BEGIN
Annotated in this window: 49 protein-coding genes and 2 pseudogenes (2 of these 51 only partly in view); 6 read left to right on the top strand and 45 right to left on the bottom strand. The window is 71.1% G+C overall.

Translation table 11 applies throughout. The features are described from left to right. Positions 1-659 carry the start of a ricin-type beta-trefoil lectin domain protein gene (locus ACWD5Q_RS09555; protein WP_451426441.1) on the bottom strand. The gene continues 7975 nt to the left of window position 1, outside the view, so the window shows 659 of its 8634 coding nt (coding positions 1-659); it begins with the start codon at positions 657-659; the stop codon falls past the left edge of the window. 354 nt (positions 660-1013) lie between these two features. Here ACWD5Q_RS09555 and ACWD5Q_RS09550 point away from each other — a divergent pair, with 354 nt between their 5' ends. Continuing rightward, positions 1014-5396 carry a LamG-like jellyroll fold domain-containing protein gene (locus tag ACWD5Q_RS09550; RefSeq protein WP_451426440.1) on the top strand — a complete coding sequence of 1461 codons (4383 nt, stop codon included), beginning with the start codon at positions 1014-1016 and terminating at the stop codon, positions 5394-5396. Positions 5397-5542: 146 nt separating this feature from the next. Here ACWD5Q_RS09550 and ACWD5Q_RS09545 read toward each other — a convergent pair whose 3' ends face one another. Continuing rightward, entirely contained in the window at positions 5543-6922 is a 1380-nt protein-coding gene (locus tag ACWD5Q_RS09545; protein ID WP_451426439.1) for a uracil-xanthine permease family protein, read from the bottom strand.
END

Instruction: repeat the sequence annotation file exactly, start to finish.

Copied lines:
Annotated in this window: 49 protein-coding genes and 2 pseudogenes (2 of these 51 only partly in view); 6 read left to right on the top strand and 45 right to left on the bottom strand. The window is 71.1% G+C overall.

Translation table 11 applies throughout. The features are described from left to right. Positions 1-659 carry the start of a ricin-type beta-trefoil lectin domain protein gene (locus ACWD5Q_RS09555; protein WP_451426441.1) on the bottom strand. The gene continues 7975 nt to the left of window position 1, outside the view, so the window shows 659 of its 8634 coding nt (coding positions 1-659); it begins with the start codon at positions 657-659; the stop codon falls past the left edge of the window. 354 nt (positions 660-1013) lie between these two features. Here ACWD5Q_RS09555 and ACWD5Q_RS09550 point away from each other — a divergent pair, with 354 nt between their 5' ends. Continuing rightward, positions 1014-5396 carry a LamG-like jellyroll fold domain-containing protein gene (locus tag ACWD5Q_RS09550; RefSeq protein WP_451426440.1) on the top strand — a complete coding sequence of 1461 codons (4383 nt, stop codon included), beginning with the start codon at positions 1014-1016 and terminating at the stop codon, positions 5394-5396. Positions 5397-5542: 146 nt separating this feature from the next. Here ACWD5Q_RS09550 and ACWD5Q_RS09545 read toward each other — a convergent pair whose 3' ends face one another. Continuing rightward, entirely contained in the window at positions 5543-6922 is a 1380-nt protein-coding gene (locus tag ACWD5Q_RS09545; protein ID WP_451426439.1) for a uracil-xanthine permease family protein, read from the bottom strand.